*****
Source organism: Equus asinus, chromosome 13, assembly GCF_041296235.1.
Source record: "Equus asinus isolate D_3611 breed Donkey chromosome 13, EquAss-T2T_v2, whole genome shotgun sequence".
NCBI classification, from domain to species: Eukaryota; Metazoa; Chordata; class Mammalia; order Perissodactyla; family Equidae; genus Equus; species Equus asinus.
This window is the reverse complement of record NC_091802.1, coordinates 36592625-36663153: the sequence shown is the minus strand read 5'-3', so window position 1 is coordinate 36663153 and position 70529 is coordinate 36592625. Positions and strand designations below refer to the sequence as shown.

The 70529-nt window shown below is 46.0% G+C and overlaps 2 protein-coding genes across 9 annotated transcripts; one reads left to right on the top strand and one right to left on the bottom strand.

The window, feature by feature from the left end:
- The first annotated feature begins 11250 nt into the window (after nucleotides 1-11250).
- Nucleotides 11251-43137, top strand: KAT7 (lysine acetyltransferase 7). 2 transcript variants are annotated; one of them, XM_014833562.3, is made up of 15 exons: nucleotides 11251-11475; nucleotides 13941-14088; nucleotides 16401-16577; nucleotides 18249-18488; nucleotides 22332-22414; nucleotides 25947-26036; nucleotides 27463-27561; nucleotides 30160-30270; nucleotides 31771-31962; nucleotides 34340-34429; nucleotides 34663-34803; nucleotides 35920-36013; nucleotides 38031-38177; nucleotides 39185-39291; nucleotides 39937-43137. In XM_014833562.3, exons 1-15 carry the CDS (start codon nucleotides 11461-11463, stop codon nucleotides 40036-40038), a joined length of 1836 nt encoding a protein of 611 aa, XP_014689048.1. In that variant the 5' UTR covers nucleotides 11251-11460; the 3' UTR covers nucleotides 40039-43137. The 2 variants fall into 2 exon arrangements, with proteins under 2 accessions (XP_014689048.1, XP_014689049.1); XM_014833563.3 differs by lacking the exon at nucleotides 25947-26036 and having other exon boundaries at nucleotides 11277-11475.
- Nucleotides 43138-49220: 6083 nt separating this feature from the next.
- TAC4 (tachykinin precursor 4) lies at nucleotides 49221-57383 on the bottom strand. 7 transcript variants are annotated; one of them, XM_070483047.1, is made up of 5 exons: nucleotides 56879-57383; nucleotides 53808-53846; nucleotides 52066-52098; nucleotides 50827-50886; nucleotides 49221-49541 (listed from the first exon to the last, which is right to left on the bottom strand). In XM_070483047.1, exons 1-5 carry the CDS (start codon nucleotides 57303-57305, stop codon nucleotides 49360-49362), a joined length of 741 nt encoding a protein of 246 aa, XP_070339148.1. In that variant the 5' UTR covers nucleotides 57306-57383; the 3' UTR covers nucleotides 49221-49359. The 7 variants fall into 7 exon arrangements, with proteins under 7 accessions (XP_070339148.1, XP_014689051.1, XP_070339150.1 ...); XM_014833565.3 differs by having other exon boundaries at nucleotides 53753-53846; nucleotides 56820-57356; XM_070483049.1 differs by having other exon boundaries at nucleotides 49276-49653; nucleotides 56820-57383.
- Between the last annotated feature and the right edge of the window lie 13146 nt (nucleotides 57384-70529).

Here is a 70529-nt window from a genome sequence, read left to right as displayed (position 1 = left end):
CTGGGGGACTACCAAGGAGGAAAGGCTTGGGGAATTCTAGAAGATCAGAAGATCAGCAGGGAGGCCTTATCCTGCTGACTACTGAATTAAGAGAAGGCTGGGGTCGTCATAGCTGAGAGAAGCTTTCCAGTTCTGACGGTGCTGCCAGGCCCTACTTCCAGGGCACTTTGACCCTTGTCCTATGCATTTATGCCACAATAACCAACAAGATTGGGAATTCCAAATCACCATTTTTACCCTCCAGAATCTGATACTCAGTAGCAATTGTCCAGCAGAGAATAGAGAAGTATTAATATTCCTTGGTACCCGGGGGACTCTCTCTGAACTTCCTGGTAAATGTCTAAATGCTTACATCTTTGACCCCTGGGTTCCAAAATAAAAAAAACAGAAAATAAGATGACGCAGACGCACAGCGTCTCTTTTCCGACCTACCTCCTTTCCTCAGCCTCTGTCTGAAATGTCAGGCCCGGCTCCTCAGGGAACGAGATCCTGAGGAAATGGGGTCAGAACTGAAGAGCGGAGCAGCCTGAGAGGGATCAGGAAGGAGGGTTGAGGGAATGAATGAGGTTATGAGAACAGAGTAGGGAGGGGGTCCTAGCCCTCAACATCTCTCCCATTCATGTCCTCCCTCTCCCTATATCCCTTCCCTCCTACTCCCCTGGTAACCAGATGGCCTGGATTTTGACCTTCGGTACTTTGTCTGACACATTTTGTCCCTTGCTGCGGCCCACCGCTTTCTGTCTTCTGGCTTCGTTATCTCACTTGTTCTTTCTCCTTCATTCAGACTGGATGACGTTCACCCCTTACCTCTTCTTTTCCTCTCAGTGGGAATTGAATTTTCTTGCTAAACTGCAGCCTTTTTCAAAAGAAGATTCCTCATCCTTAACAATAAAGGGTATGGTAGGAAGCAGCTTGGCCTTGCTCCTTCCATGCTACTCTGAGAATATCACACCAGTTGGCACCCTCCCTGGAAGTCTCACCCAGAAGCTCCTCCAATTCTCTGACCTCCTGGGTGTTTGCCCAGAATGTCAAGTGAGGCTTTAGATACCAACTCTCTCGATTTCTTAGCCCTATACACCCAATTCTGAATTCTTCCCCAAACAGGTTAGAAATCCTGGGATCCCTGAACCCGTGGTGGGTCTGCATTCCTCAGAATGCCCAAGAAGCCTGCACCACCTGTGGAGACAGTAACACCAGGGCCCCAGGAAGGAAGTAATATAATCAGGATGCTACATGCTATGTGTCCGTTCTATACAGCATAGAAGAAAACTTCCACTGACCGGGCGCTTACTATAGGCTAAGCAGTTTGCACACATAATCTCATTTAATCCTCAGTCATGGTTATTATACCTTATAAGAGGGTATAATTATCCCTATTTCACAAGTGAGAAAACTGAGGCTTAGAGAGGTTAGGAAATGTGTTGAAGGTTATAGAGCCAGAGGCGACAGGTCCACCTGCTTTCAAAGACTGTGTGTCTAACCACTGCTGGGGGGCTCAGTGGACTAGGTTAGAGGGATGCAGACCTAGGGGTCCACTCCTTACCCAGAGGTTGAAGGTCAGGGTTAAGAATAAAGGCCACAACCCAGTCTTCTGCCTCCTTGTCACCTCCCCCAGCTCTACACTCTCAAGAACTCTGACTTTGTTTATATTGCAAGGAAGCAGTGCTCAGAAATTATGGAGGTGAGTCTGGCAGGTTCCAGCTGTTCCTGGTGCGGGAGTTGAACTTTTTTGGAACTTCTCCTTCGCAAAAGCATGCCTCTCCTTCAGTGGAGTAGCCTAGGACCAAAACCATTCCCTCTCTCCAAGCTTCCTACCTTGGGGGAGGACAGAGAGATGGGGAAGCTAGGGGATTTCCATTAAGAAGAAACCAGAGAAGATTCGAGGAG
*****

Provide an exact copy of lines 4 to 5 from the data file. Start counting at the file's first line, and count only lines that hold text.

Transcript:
This window is the reverse complement of record NC_091802.1, coordinates 36592625-36663153: the sequence shown is the minus strand read 5'-3', so window position 1 is coordinate 36663153 and position 70529 is coordinate 36592625. Positions and strand designations below refer to the sequence as shown.

The 70529-nt window shown below is 46.0% G+C and overlaps 2 protein-coding genes across 9 annotated transcripts; one reads left to right on the top strand and one right to left on the bottom strand.